Looks at QR codes in education
What is commonly called a QR code comes from the English term Quick Response Barcode and means a barcode that responds quickly. Anyone who has ever tried it have realized the speed with which a reader is able to recognize a code of this type.
Like so many other technology products, QR codes have also made their way into education,  using the curiosity they generate, the large amount and variety of information with which they can connect such as images, texts, videos, web pages, etc., and its universal condition; thanks to the fact that today it can be read by almost any mobile phone. Added to these advantages is the fact that the use of QR codes is free, license-free  and also can work even without internet access within a closed network that contains the material loaded in the code.  Simply put, QR codes in education allow access to almost any information quickly and in a direct, clear, concise, secure and timely manner. 
One of the most common applications of these codes in education is associated with libraries. They are linked to virtual books or audiovisual materials to broaden and diversify the student's experience, while facilitating access to information that they would not have known using more traditional navigation methods.  A direct example of this experience is the organization of games like “treasure hunt” where students find codes that reveal more clues.  In a study carried out in some Colombian libraries it was found that 81% of the surveyed population was in favor of the use of this technology in their libraries, while the remaining 19% is indifferent to its use. [ 3] Another study showed that 83% of the student experienced less stress when they studied the lessons with the help of QR codes thanks to the fact that they could easily find the correct information. 
But the application possibilities are wide. To point out two specific and recent examples, the following is an experience from the United Arab Emirates and another from the United States of America.
In university institutions in the United Arab Emirates, where all students had mobile phones capable of reading QR codes, Ali, Santos and Areepattamannil  used QR codes to construct various questionnaires in 2017. In this experience they also involved a significant number of teachers in training to familiarize themselves with the tool and contribute to broadening the study. In this experiment, a series of questionnaires were developed where each question had a code that led to the information necessary to answer. After facing these exercises, most of the students felt that the codes facilitated access to web pages, were quick and easy to read, and could also be used very easily.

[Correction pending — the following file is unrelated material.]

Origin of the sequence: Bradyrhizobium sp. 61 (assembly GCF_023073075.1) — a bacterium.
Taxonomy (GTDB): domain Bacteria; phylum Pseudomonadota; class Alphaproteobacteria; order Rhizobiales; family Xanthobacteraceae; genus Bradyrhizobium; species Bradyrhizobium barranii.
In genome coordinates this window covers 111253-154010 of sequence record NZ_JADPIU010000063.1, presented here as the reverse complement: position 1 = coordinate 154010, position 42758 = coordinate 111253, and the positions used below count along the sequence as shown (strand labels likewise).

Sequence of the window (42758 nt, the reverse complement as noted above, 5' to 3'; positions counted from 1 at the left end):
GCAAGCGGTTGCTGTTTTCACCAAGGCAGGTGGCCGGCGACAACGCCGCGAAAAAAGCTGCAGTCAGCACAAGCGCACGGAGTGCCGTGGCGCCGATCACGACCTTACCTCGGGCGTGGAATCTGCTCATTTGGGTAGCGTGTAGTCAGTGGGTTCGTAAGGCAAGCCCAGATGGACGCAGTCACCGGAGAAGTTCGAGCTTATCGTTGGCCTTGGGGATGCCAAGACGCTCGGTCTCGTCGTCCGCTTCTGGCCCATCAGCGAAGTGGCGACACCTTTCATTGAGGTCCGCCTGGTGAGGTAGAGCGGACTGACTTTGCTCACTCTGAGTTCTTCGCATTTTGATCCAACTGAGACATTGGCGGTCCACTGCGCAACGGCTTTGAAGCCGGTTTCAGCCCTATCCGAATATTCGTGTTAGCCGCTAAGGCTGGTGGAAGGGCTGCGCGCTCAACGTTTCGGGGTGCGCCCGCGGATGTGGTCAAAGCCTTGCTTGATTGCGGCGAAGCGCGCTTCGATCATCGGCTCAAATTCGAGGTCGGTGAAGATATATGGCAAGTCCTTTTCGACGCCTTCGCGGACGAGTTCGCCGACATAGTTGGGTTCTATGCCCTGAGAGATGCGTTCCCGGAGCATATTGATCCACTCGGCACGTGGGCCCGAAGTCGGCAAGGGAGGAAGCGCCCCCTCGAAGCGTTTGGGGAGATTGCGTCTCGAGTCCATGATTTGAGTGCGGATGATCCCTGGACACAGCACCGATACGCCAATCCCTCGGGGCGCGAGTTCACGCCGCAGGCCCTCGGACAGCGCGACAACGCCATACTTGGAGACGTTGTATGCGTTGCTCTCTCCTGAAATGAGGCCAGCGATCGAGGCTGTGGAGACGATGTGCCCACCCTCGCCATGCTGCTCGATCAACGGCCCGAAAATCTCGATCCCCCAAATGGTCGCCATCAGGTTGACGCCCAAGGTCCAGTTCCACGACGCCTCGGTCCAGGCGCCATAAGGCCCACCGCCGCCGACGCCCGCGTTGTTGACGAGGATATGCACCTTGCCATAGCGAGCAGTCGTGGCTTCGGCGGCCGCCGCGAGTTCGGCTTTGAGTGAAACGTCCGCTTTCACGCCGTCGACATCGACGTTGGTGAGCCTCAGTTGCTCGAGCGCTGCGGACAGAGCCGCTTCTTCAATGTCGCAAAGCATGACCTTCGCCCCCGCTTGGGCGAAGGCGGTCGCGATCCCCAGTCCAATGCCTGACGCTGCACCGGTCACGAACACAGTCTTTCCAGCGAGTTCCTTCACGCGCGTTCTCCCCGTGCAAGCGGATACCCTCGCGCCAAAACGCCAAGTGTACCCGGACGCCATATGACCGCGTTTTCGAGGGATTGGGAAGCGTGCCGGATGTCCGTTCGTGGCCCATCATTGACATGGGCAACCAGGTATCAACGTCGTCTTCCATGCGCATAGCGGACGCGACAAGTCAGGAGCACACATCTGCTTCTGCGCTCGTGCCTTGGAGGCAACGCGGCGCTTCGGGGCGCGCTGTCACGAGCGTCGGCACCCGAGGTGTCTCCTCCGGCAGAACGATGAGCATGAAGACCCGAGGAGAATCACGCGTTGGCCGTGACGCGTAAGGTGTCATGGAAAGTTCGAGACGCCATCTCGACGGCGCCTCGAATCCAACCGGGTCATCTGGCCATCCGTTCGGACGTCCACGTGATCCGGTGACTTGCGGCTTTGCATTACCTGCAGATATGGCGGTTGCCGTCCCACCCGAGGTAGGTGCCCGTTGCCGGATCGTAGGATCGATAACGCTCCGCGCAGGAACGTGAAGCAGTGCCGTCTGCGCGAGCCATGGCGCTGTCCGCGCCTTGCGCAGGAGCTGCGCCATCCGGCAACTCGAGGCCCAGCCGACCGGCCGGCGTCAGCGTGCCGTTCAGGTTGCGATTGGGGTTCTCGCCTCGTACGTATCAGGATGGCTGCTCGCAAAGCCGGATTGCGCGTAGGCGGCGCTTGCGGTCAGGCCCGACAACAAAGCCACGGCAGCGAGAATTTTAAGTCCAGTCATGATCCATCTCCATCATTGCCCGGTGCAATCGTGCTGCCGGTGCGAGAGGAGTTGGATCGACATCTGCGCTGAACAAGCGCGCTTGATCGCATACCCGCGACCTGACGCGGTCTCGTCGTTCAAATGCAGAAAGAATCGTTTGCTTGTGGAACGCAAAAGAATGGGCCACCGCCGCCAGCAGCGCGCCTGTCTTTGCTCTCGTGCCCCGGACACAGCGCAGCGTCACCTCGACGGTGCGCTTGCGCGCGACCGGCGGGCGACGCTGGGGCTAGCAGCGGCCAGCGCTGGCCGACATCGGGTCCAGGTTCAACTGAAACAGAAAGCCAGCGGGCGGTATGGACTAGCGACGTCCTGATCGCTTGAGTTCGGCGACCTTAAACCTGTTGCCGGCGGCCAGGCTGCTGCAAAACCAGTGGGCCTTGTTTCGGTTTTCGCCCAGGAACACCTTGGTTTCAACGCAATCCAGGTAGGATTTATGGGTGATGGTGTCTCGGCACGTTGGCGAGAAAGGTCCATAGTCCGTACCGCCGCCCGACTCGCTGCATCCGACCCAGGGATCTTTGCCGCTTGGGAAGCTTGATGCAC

Another interesting example was designed by Sánchez-Azqueta, Cascarosa, Celma, Gimeno and Aldea around a course related to electronics and they made it known in 2020.  In this case, some of the codes were printed and pasted directly onto the tools in the lab, leading to information on their use and the full manual. Other codes were included in the printed documentation used in the workshop sessions to connect to multimedia material and additional information. In this experience, QR codes facilitated the review of manuals and measurement processes, improved the time required to carry out activities, and diversified the available resources.
For the implementation of QR codes in the classroom it is important to attend to the following recommendations: 
Check that student devices can scan QR codes.
Create codes to be used both inside and outside the classroom for.
Encourage students to create their own codes.
Train teachers in the use of QR codes.
QR codes have been in use for years, but they are becoming more and more popular in education. Although it is necessary that all students have devices to be able to interact with them (or perhaps organize group activities or similar), they are an interesting tool that can attract the attention of the participants in the course and connect with a great variety and diversity of materials and information.
 V. Yfantis, P. Kalagiakos, C. Kouloumperi, y P. Karampelas, «Quick response codes in E-learning», presentado en 2016 International Conference on Advances in Computing, Communications and Informatics (ICACCI), sep. 2016, doi: 10.1109/ICACCI.2016.7732198.
 B. Blummer, J. Kenton, E. Leber, y L. Johnston, «Optimizing Library Services- Academic Libraries’ Mobile Initiatives», Grain, vol. 29, n.o 3, jun. 2017, doi: 10.7771/2380-176X.7804.
 E. Quintero, N. A. Arias, J. P. P. Giraldo, y J. Bermúdez-Hernández, «Estrategias para la Implementación de los Códigos Bidimensionales Quick Response (QR) en las Bibliotecas Universitarias», Rev. CIES Escolme, vol. 10, n.o 2, Art. n.o 2, ago. 2019.
 S. Goyal, S. Yadav, y M. Mathuria, «Exploring concept of QR code and its benefits in digital education system», en 2016 International Conference on Advances in Computing, Communications and Informatics (ICACCI), sep. 2016, pp. 1141-1147, doi: 10.1109/ICACCI.2016.7732198.
 N. Ali, I. M. Santos, y S. Areepattamannil, «Pre-Service Teachers’ Perception of Quick Response (QR) Code Integration in Classroom Activities», Turk. Online J. Educ. Technol. - TOJET, vol. 16, n.o 1, pp. 93-100, ene. 2017.
 C. Sánchez-Azqueta, E. Cascarosa, S. Celma, C. Gimeno, y C. Aldea, «Quick response codes as a complement for the teaching of Electronics in laboratory activities», Int. J. Electr. Eng. Educ., abr. 2020, doi: 10.1177/0020720920916431.